And in the following footnote he specifically named both Carnap and Neurath: their physical language, since it refers to the phenomenal or sensory qualities of the objects, is not ‘‘physical’’ at all. Their use of this term rather implies a metaphysical belief in the ‘‘ultimate reality’’ and constancy of the phenomenal world for which there is little justification. (ibid.) In this passage Hayek accused them of having dropped their original antimetaphysical attitude – mediated through Mach – to propose a new form a metaphysical belief, based on the reduction of any reality to the empirical realm. Hayek’s j’accuse is significant: for 30 years the philosophers of the Vienna Circle claimed Mach’s philosophy as one of the main sources of their aversion to metaphysics and a pillar of their philosophical approach based on a new form of positivism.2 In the International Encyclopedia of Unified Science, Joergensen explained the three common traits between ‘‘Mach’s positivism’’ and the Vienna Circle philosophy: the idea that ‘‘human knowledge is a biological phenomenon’’; the rejection of any form of ‘‘thing-in-itself’’ (and for that matter, of any form of Kantianism) and the overlap between physical reality and physical elements (Joergensen, 1951, p. 853). To explain the link between Mach and Hayek on the one hand and Hayek’s aversion to the logical positivism (apparently and ‘‘officially’’ rooted in Mach’s philosophy) on the other hand, we need to consider what Hayek meant when he mentioned Mach’s influence in The Sensory Order.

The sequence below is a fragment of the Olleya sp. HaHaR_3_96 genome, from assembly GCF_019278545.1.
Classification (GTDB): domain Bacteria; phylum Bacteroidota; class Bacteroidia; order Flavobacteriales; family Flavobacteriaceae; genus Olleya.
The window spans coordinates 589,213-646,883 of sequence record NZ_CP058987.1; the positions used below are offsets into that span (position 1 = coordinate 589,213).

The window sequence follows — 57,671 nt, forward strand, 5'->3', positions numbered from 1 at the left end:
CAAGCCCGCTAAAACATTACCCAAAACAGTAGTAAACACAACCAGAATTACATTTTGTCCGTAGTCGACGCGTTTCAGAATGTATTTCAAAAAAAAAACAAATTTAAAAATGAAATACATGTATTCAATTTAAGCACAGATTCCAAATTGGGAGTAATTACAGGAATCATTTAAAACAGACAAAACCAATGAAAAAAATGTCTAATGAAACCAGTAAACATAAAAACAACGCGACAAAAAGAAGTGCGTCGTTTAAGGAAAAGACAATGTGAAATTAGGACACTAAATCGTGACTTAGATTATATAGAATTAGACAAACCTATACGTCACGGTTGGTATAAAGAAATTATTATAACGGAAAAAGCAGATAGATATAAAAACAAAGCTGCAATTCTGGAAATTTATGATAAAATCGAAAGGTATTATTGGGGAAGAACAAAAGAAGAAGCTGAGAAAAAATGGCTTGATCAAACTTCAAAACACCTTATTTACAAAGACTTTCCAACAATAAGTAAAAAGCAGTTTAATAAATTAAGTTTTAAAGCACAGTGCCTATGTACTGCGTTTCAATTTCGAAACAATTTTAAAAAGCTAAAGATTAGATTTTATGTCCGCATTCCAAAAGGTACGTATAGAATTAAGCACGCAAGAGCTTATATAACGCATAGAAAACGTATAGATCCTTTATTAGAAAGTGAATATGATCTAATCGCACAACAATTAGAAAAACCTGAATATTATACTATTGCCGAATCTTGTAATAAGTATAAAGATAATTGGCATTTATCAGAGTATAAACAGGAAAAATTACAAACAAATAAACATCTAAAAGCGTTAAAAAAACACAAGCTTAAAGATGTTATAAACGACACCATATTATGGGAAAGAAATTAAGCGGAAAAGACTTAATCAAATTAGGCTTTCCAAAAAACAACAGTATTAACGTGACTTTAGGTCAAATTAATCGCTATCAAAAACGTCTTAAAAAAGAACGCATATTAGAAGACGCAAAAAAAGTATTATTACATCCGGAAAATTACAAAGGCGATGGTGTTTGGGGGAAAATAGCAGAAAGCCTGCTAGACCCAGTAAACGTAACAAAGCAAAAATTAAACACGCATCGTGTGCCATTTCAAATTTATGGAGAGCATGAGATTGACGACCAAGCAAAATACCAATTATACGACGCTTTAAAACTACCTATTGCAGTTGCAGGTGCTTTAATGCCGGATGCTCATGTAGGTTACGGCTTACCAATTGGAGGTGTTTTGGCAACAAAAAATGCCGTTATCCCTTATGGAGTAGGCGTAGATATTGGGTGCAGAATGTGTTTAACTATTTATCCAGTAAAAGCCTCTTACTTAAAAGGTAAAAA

As Hayek himself stated in the Preface of The Sensory Order, psychology is essentially ‘‘dealing with the problems of the methods of the social sciences [a] concern with the logical character of social theory’’ (Hayek, 1952, p. v). From a broader perspective, Hayek’s aversion to reductionism can be seen as the reverse side of the struggle for individualism he started in the late 1930s with the publication of ‘‘Economics and Knowledge’’ and culminated in Individualism and Economic Order (1949), which was published just few years before his decision to revise and finally publish The Sensory Order. During the early 1950s while working on The Sensory Order, Hayek composed ‘‘Within Systems and About Systems,’’ which dealt with the possible knowledge of our mental processes and with the relationship between knowledge and the external environment.